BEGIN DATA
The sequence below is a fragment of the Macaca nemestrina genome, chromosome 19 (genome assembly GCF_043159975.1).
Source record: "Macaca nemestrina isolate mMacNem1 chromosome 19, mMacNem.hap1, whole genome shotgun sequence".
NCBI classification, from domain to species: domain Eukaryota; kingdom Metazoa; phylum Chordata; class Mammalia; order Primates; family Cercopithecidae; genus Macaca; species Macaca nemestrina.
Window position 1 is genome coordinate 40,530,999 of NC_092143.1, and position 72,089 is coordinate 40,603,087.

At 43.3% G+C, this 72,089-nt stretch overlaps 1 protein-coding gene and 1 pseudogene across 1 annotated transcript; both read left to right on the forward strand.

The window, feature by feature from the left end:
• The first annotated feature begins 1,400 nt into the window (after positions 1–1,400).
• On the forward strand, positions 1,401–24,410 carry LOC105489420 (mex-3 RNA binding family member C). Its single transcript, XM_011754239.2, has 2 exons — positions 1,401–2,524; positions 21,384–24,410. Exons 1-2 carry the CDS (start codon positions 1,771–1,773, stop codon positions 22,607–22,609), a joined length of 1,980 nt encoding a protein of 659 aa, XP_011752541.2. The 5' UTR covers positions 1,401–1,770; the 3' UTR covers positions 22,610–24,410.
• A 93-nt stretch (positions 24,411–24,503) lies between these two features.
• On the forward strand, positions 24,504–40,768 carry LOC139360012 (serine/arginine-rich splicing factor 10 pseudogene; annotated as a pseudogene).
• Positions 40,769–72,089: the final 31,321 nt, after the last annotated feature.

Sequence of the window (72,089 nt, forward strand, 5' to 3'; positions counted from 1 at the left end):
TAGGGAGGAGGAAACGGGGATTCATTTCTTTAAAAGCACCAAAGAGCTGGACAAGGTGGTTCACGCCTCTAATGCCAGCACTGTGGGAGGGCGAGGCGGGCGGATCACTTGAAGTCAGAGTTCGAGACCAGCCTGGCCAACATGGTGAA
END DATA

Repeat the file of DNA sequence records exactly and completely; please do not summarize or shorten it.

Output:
The sequence below is a fragment of the Macaca nemestrina genome, chromosome 19 (genome assembly GCF_043159975.1).
Source record: "Macaca nemestrina isolate mMacNem1 chromosome 19, mMacNem.hap1, whole genome shotgun sequence".
NCBI classification, from domain to species: domain Eukaryota; kingdom Metazoa; phylum Chordata; class Mammalia; order Primates; family Cercopithecidae; genus Macaca; species Macaca nemestrina.
Window position 1 is genome coordinate 40,530,999 of NC_092143.1, and position 72,089 is coordinate 40,603,087.

At 43.3% G+C, this 72,089-nt stretch overlaps 1 protein-coding gene and 1 pseudogene across 1 annotated transcript; both read left to right on the forward strand.

The window, feature by feature from the left end:
• The first annotated feature begins 1,400 nt into the window (after positions 1–1,400).
• On the forward strand, positions 1,401–24,410 carry LOC105489420 (mex-3 RNA binding family member C). Its single transcript, XM_011754239.2, has 2 exons — positions 1,401–2,524; positions 21,384–24,410. Exons 1-2 carry the CDS (start codon positions 1,771–1,773, stop codon positions 22,607–22,609), a joined length of 1,980 nt encoding a protein of 659 aa, XP_011752541.2. The 5' UTR covers positions 1,401–1,770; the 3' UTR covers positions 22,610–24,410.
• A 93-nt stretch (positions 24,411–24,503) lies between these two features.
• On the forward strand, positions 24,504–40,768 carry LOC139360012 (serine/arginine-rich splicing factor 10 pseudogene; annotated as a pseudogene).
• Positions 40,769–72,089: the final 31,321 nt, after the last annotated feature.

Sequence of the window (72,089 nt, forward strand, 5' to 3'; positions counted from 1 at the left end):
TAGGGAGGAGGAAACGGGGATTCATTTCTTTAAAAGCACCAAAGAGCTGGACAAGGTGGTTCACGCCTCTAATGCCAGCACTGTGGGAGGGCGAGGCGGGCGGATCACTTGAAGTCAGAGTTCGAGACCAGCCTGGCCAACATGGTGAA